Representing your country is a once in a lifetime opportunity, but star rugby player Matt Tierney may get his second chance at next year’s Junior World Rugby Trophy in Portugal after representing Canada last year in Romania.
Tierney, 18, a first-year Humber General Arts and Science student, started playing rugby when he was in Grade 7. A friend had convinced him to try a new sport, but his first practice wasn’t all he thought it would be.
“I go to the first practice and I ended up hating it… my dad told me to stick with it, and don’t leave until you play the first game. I played the first game and I fell in love with it,” said Tierney.
Tierney plays the prop position on the field, a front row spot somewhat like a lineman in football. He said he fits the position perfectly when it comes to his height and strength level. His stature has helped him reach high levels in the sport.
“Matt has something you can’t coach, and that’s physical size,” said Tyler Leggatt, president of Upright Rugby Canada (URC). But his size isn’t the only thing to make him effective: “He is very focused, motivated and driven to be successful.”
It wasn’t all natural talent that got Tierney to where he is today. He has had help from many different coaches throughout the years, such as URC president Leggatt, Canada’s national under-18 rugby team coach Jim Delaney, as well as various Ontario rugby coaches and Humber rugby coaches.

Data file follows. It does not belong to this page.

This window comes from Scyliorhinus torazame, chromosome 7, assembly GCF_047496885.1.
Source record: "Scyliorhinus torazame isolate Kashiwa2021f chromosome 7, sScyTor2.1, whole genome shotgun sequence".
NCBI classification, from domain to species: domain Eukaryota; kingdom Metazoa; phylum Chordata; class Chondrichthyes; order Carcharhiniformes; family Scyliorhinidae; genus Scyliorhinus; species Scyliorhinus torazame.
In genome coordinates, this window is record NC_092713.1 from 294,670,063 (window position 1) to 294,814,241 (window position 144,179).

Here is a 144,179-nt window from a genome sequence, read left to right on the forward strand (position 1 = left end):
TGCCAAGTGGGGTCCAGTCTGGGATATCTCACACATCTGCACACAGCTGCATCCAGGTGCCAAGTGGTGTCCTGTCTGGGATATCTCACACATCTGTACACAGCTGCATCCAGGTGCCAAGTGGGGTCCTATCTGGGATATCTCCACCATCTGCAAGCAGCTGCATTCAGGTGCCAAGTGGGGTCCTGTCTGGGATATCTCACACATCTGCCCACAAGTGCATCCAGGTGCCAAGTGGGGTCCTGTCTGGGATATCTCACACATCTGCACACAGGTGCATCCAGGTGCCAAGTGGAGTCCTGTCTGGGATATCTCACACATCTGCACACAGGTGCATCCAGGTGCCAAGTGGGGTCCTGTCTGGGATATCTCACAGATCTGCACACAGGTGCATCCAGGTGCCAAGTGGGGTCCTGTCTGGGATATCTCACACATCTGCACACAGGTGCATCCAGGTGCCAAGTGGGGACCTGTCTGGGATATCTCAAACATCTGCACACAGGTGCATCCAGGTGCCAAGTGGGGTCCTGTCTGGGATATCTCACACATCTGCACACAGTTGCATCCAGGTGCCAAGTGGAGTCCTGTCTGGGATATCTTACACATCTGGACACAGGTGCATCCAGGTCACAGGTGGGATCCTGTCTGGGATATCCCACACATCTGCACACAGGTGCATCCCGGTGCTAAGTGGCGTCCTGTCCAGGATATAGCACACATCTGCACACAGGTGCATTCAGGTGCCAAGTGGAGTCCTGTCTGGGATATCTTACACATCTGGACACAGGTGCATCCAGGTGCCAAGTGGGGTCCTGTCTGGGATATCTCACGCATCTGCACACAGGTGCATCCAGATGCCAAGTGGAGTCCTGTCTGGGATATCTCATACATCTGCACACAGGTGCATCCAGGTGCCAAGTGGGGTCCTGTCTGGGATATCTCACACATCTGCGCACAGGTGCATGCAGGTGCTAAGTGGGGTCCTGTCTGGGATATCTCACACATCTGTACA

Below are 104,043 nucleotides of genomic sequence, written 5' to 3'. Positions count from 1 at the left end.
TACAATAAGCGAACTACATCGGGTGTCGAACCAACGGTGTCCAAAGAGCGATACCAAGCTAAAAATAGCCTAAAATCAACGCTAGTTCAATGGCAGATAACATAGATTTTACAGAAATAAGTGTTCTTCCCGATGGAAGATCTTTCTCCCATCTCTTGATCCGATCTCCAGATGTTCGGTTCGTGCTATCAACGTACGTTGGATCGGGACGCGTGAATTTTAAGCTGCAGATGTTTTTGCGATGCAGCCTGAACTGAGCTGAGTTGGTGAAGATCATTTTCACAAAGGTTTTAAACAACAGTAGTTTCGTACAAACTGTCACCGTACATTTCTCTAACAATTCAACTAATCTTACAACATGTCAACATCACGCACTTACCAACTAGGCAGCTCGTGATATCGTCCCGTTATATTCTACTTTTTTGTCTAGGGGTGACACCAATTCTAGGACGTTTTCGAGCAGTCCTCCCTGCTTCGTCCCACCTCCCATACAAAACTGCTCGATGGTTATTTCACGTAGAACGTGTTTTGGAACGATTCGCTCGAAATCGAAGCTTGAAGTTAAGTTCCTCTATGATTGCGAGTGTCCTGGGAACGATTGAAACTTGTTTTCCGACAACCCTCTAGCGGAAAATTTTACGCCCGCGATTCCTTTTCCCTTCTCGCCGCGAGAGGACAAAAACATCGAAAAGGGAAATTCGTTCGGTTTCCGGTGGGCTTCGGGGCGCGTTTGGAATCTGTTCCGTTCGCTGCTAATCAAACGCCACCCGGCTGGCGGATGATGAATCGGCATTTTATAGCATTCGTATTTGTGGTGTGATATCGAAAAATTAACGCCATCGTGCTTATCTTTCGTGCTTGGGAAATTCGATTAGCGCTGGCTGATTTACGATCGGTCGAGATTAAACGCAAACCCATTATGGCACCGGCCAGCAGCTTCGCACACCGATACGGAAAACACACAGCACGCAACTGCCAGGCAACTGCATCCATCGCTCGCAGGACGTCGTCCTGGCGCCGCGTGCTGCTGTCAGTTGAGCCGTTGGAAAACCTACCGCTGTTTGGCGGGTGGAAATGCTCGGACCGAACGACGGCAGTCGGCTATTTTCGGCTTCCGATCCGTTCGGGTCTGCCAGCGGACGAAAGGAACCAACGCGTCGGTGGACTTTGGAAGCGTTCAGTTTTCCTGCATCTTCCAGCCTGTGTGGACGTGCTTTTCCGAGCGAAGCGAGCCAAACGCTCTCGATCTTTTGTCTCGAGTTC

Tierney is now a candidate to play for Canada’s under-20 (U20) rugby team. In October, Tierney and over 44 other guys were invited to the assessment camp in British Columbia.
“It was my dream to get to this point, and now that I’ve gotten here it’s hard to describe with words,” said Tierney.
The assessment camp is just the beginning and there is still a long way to go to reach the final team.
“We tested everybody for fitness and speed standards. We will test them again for fitness in the new camp in January, and we expect everybody to be a lot better at that camp. It will show how many people have been working in the months between the two camps,” said U20 rugby coach Ben Herring.
Tierney said going into the camp he felt that he was on the unfit side, which worried him.
“Luckily I got called back, and I’m not going to make the mistake of not following up with what they told me to increase,” said Tierney.
Herring said the two things that Team Canada is looking for when making their final decision will be attitude and work ethic.
With the 2015 Junior World Rugby Trophy set for Portugal, Tierney is hoping to be on that team to represent Canada.
“Singing the national anthem in another country with all your teammates beside you is an amazing feeling,” said Tierney.